Well, CNBC, Here’s Why Americans Think the Pandemic Is Over . . . | National Review

Well, CNBC, Here’s Why Americans Think the Pandemic Is Over . . . | National Review


A college athlete is thrown in the air by a group of men on the beach to celebrate spring break in Fort Lauderdale, Fla., March 5, 2021. (Maria Alejandra Cardona/Reuters)

CNBC declares and asks, “Covid is already deadlier this year than all of 2020. So why do many in U.S. think the problem’s over?”

My guess would be they think the problem is over because 177 million Americans have received one dose of a COVID-19 vaccine, and 150 million Americans are fully vaccinated. That amounts to 62.7 percent of Americans over twelve, 65.6 percent of Americans over 18, and 87.4 percent of Americans over age 65. For those Americans, personally, the problem is over — at least in the sense of they no longer fear becoming seriously ill, requiring hospitalization, or dying from COVID-19.

And so far, the vaccines approved for use in the U.S. are effective against all of the variants, if by effective you mean keeping people out of hospitals and preventing death. Yes, a small percentage of fully vaccinated Americans catch the virus and feel sick, but the effects are pretty mild and pass quickly.

And when CNBC declares “Covid is already deadlier this year than all of 2020,” they mean worldwide, not in the United States.

The U.S. had 363,942 deaths from the beginning of the pandemic to December 31, 2020. Since then, the U.S. has suffered 254,352 deaths. There’s no getting around the fact that January and February were brutal, but the death rate has declined dramatically as the vaccination effort accelerated and spring arrived.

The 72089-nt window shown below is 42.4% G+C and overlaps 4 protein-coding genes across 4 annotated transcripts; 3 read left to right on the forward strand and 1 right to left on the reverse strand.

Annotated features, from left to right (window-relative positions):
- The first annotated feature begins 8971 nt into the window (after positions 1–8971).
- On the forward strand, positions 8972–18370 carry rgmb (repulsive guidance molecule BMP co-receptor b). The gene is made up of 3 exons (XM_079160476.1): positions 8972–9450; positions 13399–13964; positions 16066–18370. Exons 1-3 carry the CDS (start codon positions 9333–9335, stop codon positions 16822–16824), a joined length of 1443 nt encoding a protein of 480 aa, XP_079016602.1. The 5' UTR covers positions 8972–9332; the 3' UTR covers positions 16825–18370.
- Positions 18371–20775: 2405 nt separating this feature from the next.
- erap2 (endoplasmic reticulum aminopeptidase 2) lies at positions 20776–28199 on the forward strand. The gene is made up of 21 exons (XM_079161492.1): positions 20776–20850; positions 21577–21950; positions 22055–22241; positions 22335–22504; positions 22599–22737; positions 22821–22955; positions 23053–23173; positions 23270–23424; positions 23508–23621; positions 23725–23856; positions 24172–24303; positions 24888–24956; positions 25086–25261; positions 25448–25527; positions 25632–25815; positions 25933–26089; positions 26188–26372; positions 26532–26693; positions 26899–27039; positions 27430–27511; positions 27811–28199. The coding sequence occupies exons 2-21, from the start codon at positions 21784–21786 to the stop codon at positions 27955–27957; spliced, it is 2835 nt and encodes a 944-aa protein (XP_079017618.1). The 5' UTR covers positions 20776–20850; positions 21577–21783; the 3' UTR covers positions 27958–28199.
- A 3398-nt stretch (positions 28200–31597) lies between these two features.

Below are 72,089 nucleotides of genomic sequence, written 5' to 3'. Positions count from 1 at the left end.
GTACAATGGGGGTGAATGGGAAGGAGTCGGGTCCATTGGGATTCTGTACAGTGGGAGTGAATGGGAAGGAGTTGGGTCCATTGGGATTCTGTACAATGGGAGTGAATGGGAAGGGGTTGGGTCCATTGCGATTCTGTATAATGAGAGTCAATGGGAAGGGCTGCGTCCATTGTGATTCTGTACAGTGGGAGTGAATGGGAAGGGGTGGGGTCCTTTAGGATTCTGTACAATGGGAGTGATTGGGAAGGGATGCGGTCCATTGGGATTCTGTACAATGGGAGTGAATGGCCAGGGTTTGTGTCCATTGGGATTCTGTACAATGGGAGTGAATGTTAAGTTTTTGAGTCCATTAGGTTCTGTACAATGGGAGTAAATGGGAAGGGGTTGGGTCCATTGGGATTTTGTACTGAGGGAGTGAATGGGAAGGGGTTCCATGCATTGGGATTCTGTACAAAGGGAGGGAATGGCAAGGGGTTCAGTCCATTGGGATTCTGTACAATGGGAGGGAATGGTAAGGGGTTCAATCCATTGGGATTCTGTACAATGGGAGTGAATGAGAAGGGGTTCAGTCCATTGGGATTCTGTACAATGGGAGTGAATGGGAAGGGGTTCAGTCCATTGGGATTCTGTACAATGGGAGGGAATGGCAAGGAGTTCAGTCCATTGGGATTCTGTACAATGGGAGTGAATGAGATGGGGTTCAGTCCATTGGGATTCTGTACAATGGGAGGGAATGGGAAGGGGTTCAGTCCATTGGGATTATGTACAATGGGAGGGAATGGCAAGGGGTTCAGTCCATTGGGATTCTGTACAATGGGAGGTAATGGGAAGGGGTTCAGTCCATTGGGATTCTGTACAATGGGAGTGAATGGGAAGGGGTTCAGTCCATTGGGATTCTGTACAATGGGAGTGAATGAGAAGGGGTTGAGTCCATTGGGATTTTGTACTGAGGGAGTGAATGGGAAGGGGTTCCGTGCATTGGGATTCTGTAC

Unfortunately, most other countries don’t have the ability to manufacture their own vaccines, and their vaccination efforts are much slower and sluggish than ours. And a lot of counties that managed to not get hit that badly by COVID-19 in 2020 are getting hammered by the pandemic in 2021. Most notably, India suffered about 150,000 COVID-19 deaths last year; they’ve suffered about 242,000 so far this year.

Considering Americans just came through a year and a half where they had to worry about this virus and take preventative steps every day, I think those who don’t work in public health and virology are entitled to return to normal life and stop worrying about it. If, God forbid, some new variant emerges that is not effectively mitigated by the current vaccines, then the general public will have something genuinely worth worrying about. But for now, let people breathe easily, enjoy their summers, and think the pandemic is indeed in their rear-view mirrors.





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About the Author

Tony Beasley
Tony Beasley writes for the Local News, US and the World Section of ANH.